Surprisingly, bamboo is a grass, and there are many varieties that can be ‘clumpers ‘or ‘runners’ – all to do with their root growth and structure. Once fully grown, some of the larger species resemble trees with a thick trunk. Much more sustainable than hardwood trees, they are also one of the fastest-growing plants in the world, growing up to 90cm or more a day. Despite bamboo not being native to a lot of countries, Europe’s growing interest in bamboo has paved the way for a new generation of farmers, ecologists, and landscape designers who are introducing bamboo into their plans, and there are at least 5 European countries that are currently growing bamboo – starting with here in Portugal at Bambu Parque, plus La Bambouseraie en Cévennes, France - Labirinto della Masone - Italy, Oprins Nursery - Belgium, and lastly of all unlikely places, Scottish Bamboo in Aberdeenshire, Scotland.

In less developed countries, unemployment has often resulted in conflicts and social unrest, but the production and manufacturing of bamboo products can contribute to a more socially and economically stable environment by creating job opportunities. Bamboo is an easy-to-grow crop that provides annual income to some of the poorest rural communities in tropical and subtropical regions, and its rapid establishment and growth allows for frequent harvesting that can be converted into an increasingly wide variety of products for sale, providing a year-round source of income.


It is incredibly strong, and an amazing number of things are made from bamboo, from flooring to furniture and worktops, kitchen equipment, and even sports equipment, plus reusable items such as coffee cups, drinking straws, plates, and bowels. Even clothing such as t-shirts, underwear, and socks can all be made with bamboo, and the companies who make them are proud to produce these sustainable products.


Compared to wood from trees, bamboo wood is more stable, and because it is nearly always laminated or compressed, it has a higher density than most wood types, plus the bonus of being more fire resistant. Processing certainly creates work for those that need it, where the culms (the hollow part of the stem) are split lengthwise into strips and the outer bark is removed. The material is planed and treated (bleached or caramelised) before drying. The strips are then glued and stacked and pressed to form a laminated material. For manufacturing a bamboo fabric, leaves, and shoots are cooked in strong chemical solvents such as sodium hydroxide and carbon disulphide, both being highly toxic and risky for human health. Once cooked, the resulting liquid is pushed through tiny holes directly into a chemical bath of sulfuric acid (dangerous again) where it hardens into fine strands. But are any of the processing procedures so eco-friendly?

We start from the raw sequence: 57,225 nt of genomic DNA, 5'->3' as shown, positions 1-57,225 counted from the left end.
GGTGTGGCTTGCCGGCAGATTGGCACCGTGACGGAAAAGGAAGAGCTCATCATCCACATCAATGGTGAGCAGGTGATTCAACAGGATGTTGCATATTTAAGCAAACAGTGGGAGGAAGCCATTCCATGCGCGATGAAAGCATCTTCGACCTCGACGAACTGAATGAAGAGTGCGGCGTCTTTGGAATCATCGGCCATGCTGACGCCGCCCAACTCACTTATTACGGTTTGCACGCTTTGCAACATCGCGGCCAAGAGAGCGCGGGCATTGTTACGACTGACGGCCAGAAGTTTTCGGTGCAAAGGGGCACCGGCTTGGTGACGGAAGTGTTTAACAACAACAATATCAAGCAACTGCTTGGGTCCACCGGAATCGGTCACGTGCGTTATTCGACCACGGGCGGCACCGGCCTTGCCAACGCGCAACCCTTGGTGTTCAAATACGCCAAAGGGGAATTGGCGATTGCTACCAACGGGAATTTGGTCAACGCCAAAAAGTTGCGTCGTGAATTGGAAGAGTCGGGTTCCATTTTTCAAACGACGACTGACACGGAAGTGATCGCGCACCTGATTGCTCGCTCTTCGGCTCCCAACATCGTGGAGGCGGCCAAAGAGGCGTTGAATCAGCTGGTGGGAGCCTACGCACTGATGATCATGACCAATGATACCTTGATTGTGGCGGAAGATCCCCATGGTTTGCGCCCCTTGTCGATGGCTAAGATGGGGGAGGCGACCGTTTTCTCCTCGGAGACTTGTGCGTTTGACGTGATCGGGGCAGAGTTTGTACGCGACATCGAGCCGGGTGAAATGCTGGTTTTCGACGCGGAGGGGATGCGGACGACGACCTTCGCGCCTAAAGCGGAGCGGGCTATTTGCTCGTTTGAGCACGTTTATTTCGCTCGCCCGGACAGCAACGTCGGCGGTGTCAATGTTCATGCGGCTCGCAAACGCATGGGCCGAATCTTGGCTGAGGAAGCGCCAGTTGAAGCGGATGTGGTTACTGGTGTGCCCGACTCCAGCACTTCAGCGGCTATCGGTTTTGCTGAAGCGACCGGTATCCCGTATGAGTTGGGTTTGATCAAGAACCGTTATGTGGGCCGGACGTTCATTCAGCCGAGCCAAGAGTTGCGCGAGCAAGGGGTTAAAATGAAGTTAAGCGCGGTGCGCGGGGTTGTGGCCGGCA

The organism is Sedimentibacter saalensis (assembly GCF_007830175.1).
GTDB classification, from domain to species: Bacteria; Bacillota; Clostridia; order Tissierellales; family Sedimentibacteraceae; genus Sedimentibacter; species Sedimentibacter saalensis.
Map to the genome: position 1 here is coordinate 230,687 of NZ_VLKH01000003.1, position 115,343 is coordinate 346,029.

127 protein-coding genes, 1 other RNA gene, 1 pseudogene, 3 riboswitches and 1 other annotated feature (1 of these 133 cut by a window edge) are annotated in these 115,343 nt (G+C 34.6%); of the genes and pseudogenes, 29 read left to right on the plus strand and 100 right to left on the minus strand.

Credits: envato elements;

Bamboo Torture

Less talked about is its more gruesome use during WW2. ‘Bamboo torture’ was apparently used on prisoners-of-war, where multiple sharpened shoots of this innocent ‘grass’ were placed beneath the back of a horizontal prisoner, like a bed of nails, and these would start piercing through the body and growing through, causing a slow and painful death.

Despite this theory having never been confirmed, there is a huge possibility that it may have really been used.

Panda Food

I have always associated bamboo with pandas in an adorable way. I mean come on, look at them. Cuteness overload or what? Despite conservation projects, there are still less than 2,000 on our planet. A panda's daily diet consists almost entirely of the leaves, stems, and shoots of bamboo, and because it contains very little nutritional value, pandas must eat 12-38 kg every day to meet their energy needs. They lack the digestive enzymes necessary to break down other plants, thus making bamboo their only food source, and they have adapted bamboo into their diet over time due to its abundance in their mountain forest habitats. This adaptation has been aided by the evolution of specialized jaw muscles that allow them to easily chew through tough stalks of bamboo.

They say they’re living proof that you can eat just vegetables and still be fat, so don’t start thinking being a vegetarian is all good!


Marilyn writes regularly for The Portugal News, and has lived in the Algarve for some years. A dog-lover, she has lived in Ireland, UK, Bermuda and the Isle of Man. 

Marilyn Sheridan